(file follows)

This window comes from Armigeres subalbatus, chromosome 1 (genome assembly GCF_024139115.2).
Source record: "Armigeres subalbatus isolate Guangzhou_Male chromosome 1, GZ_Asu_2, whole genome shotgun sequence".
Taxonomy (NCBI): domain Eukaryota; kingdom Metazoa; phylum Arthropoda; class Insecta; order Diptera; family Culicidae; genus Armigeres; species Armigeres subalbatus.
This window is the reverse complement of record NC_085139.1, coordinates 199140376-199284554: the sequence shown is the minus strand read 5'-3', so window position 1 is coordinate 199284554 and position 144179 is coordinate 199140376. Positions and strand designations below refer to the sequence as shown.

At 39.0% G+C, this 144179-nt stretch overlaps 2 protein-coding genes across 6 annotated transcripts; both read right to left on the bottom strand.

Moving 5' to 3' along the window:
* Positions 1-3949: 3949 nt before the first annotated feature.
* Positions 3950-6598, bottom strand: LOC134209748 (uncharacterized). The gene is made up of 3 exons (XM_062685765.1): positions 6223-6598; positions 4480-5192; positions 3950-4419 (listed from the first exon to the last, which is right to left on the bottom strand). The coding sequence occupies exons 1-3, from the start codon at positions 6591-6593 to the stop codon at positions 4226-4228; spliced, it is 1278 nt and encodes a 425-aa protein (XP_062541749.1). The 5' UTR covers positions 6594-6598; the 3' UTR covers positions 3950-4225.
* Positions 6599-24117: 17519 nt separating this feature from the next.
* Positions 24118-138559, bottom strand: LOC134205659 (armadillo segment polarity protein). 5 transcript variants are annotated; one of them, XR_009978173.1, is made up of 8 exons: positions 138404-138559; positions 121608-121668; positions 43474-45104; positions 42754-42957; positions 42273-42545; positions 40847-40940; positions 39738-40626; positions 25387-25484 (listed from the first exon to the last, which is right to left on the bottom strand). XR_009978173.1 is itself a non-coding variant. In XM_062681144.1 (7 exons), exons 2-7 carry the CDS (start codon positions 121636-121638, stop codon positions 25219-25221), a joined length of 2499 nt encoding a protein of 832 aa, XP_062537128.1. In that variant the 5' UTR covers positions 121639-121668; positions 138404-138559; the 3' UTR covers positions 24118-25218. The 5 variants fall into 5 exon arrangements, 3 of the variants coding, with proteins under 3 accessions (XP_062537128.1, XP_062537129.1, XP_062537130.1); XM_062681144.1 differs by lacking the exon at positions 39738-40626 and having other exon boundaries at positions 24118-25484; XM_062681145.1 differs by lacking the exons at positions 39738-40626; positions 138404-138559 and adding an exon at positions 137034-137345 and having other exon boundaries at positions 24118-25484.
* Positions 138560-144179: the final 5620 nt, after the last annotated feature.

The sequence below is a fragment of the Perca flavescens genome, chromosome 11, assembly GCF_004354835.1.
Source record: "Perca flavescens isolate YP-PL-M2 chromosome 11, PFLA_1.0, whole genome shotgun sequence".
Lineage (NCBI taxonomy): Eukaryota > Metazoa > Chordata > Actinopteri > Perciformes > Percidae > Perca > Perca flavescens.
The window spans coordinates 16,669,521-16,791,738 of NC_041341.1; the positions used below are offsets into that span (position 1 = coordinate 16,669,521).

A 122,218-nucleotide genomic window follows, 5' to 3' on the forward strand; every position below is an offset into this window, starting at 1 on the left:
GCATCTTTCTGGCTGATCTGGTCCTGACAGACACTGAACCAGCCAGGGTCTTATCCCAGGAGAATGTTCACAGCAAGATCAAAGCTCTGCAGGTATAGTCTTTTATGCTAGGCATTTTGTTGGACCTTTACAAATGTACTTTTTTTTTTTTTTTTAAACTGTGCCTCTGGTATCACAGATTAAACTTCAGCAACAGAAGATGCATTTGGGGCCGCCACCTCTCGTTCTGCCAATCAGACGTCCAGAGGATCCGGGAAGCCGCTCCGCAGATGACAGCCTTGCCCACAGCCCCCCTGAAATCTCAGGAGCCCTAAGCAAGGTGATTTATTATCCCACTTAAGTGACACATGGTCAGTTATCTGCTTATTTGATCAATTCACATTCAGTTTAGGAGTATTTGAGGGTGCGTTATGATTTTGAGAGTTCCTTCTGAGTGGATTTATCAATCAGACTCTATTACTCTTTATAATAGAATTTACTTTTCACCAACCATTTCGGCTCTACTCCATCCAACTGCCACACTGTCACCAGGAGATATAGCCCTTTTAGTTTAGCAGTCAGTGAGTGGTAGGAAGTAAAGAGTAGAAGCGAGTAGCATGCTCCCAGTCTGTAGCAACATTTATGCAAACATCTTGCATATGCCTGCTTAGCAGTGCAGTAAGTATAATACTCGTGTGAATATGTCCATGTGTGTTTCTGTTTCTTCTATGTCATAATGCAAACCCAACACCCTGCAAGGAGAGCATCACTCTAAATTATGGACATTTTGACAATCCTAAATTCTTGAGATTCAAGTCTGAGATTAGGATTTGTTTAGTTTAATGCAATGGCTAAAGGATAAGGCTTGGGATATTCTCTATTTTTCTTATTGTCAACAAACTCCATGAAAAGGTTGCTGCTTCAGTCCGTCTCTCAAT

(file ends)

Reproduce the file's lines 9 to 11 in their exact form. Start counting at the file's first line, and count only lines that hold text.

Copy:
* Positions 6599-24117: 17519 nt separating this feature from the next.
* Positions 24118-138559, bottom strand: LOC134205659 (armadillo segment polarity protein). 5 transcript variants are annotated; one of them, XR_009978173.1, is made up of 8 exons: positions 138404-138559; positions 121608-121668; positions 43474-45104; positions 42754-42957; positions 42273-42545; positions 40847-40940; positions 39738-40626; positions 25387-25484 (listed from the first exon to the last, which is right to left on the bottom strand). XR_009978173.1 is itself a non-coding variant. In XM_062681144.1 (7 exons), exons 2-7 carry the CDS (start codon positions 121636-121638, stop codon positions 25219-25221), a joined length of 2499 nt encoding a protein of 832 aa, XP_062537128.1. In that variant the 5' UTR covers positions 121639-121668; positions 138404-138559; the 3' UTR covers positions 24118-25218. The 5 variants fall into 5 exon arrangements, 3 of the variants coding, with proteins under 3 accessions (XP_062537128.1, XP_062537129.1, XP_062537130.1); XM_062681144.1 differs by lacking the exon at positions 39738-40626 and having other exon boundaries at positions 24118-25484; XM_062681145.1 differs by lacking the exons at positions 39738-40626; positions 138404-138559 and adding an exon at positions 137034-137345 and having other exon boundaries at positions 24118-25484.
* Positions 138560-144179: the final 5620 nt, after the last annotated feature.